5.1c THE MASTER IN JAYAGOPAL SEN’S HOUSE
It was not only we who were beside ourselves with joy and saw wonderful new light in the spiritual world when we observed the Master’s ecstasy and his enjoyment of bliss during the Kirtan in the house of Manimohan of Sinduriapati, but our esteemed friend Varada Sundar felt similarly and kept on inquiring when and where the Master would come again to confer that kind of bliss. It was not long before his efforts were successful; for, two days later, on Wednesday morning, November 28, as soon as we met him he blurted out, “Sri Ramakrishna will come to Kamal Kutir to see Kesav Babu this afternoon and go to Jayagopal Sen’s house at the Mathaghasa quarter later at dusk. Will you go to see him?” It was known to us that Kesav was then very ill. Therefore, thinking that the presence at Kamal Kutir of strangers like us might possibly be a cause of annoyance, we decided to go at dusk to Jayagopal’s house to see the Master.
We took Mathaghasa to be a part of Barabazar and went there first; then enquiring of people and pressing on and on, we reached Jayagopal’s house at last when the sun had already gone down. That day, as on the previous occasion at Manimohan’s house, there was a shower of rain in the afternoon. For, we remember distinctly that we made our way through mud on the road and reached our destination. Jayagopal Babu’s house, like that of Manimohan, was facing west and we remember to have entered the house turning eastward. As we passed the gate we saw a person and asked him if the Master had come. He received us cordially and asked us to proceed to the first floor by the southern flight of steps and enter the spacious parlour to the east extending north and south. Entering that hall we saw that it was neat and clean and well furnished: there was on the floor a large mattress covered with a white cotton sheet serving as the common seat for all and the Master was sitting on one part of it surrounded by a few Brahmo devotees. We remember that the two Acharyas of the New Dispensation, Chiranjiv Sarma and Amritalal Basu were among them Besides Jayagopal, the owner of the house, his brother, two or three friends of his living hard by, and one or two devotees of the Master who came with him, were present there. We remember also to have seen there the young devotee named the junior Gopal whom the Master used to call Hutko.1 Thus seeing only about a dozen men with the Master on that occasion, we felt that that day’s gathering was not meant for the public and to come there as we had done was not quite right for us. We therefore decided that we steal away from that place a little before all were called to take their food.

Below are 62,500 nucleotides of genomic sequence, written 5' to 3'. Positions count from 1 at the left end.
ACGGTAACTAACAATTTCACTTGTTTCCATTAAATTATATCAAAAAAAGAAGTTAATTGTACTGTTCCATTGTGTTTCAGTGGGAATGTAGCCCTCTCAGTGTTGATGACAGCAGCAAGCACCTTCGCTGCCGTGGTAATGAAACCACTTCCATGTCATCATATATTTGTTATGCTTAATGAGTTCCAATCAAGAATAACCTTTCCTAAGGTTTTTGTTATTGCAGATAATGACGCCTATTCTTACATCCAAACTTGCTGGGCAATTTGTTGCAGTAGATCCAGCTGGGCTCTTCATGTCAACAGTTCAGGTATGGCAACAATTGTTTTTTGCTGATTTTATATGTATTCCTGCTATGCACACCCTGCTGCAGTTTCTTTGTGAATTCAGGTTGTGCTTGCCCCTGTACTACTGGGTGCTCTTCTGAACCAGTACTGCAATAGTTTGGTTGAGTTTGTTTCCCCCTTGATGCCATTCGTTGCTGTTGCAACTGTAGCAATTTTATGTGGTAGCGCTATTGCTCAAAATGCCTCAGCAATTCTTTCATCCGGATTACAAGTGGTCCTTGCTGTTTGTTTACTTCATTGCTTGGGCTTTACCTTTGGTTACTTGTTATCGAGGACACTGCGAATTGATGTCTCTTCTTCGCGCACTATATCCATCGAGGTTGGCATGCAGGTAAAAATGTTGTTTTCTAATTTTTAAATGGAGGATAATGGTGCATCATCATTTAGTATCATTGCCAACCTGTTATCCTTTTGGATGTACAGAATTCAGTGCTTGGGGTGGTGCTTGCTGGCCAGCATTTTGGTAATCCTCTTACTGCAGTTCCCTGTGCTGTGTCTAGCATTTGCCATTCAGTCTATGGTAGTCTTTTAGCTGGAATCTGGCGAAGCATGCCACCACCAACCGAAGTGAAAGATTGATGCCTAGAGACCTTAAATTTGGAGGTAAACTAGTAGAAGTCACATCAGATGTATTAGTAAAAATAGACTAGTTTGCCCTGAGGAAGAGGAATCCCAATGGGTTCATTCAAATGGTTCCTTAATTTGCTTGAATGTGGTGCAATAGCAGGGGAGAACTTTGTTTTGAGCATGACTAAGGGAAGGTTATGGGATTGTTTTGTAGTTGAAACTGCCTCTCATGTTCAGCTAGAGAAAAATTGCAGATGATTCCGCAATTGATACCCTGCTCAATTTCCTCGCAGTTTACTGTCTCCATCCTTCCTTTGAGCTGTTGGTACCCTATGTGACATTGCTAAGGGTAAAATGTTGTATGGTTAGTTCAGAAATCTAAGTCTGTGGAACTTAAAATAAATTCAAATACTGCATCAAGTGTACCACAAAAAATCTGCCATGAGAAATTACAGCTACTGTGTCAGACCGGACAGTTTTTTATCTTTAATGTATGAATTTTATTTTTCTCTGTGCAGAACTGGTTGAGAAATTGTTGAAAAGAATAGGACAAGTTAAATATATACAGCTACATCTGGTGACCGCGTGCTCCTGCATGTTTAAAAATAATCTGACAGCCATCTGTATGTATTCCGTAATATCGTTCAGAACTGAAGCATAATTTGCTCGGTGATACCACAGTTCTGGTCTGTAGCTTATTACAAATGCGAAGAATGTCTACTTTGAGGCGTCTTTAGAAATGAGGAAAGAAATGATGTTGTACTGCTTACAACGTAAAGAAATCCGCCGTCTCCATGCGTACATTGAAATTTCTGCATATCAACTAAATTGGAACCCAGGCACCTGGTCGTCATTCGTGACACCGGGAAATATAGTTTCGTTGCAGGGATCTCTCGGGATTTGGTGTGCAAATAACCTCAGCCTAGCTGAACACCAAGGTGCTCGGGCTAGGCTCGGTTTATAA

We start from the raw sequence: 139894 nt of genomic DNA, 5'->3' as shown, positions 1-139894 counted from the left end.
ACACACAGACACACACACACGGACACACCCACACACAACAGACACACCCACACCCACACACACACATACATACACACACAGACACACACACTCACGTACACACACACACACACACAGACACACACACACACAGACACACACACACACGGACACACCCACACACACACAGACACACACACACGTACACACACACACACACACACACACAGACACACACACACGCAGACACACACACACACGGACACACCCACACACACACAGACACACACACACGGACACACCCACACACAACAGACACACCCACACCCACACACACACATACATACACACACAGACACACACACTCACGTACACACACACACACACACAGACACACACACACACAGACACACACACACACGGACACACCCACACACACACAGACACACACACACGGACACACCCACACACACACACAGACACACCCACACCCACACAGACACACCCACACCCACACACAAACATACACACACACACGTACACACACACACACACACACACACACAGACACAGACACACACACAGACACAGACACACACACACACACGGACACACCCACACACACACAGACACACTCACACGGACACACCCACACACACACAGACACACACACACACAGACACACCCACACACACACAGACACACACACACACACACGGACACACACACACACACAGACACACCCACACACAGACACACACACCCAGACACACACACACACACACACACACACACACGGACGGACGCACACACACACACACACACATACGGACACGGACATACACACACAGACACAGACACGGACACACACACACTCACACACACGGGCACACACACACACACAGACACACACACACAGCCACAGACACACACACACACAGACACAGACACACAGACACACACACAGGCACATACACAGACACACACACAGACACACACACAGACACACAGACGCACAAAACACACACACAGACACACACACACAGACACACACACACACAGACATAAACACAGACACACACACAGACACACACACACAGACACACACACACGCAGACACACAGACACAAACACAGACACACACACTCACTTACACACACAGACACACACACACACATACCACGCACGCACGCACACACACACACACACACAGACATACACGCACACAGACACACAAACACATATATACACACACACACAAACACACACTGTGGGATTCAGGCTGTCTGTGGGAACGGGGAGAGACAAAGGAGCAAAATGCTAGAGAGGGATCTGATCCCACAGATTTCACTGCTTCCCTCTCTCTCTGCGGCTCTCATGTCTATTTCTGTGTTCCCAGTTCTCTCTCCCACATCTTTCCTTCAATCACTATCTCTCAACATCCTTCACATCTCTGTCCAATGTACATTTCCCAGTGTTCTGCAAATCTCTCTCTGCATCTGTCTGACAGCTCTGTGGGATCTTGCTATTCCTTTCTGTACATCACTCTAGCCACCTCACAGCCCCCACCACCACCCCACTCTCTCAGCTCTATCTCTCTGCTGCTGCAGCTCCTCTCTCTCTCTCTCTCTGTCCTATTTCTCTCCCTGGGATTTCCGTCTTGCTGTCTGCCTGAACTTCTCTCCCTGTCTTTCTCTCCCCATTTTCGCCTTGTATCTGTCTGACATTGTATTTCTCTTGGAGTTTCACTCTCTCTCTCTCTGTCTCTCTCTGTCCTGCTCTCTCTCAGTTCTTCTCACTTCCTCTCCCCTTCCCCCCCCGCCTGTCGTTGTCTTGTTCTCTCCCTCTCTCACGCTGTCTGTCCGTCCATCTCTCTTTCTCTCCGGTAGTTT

As soon as we entered the house, we bowed down at the holy feet of the Master. “How have you come here?” asked he. We replied, “We had news that you would come here today; so we have come to see you.” It seemed that he was pleased with that answer and asked us to sit down. We sat down and, freed from anxiety, noticed others and listened to his illuminating talk.
Although we had had the good fortune of meeting the Master for the first time only very recently, we had felt an extraordinary attraction for his ambrosial words from the very first day of our meeting.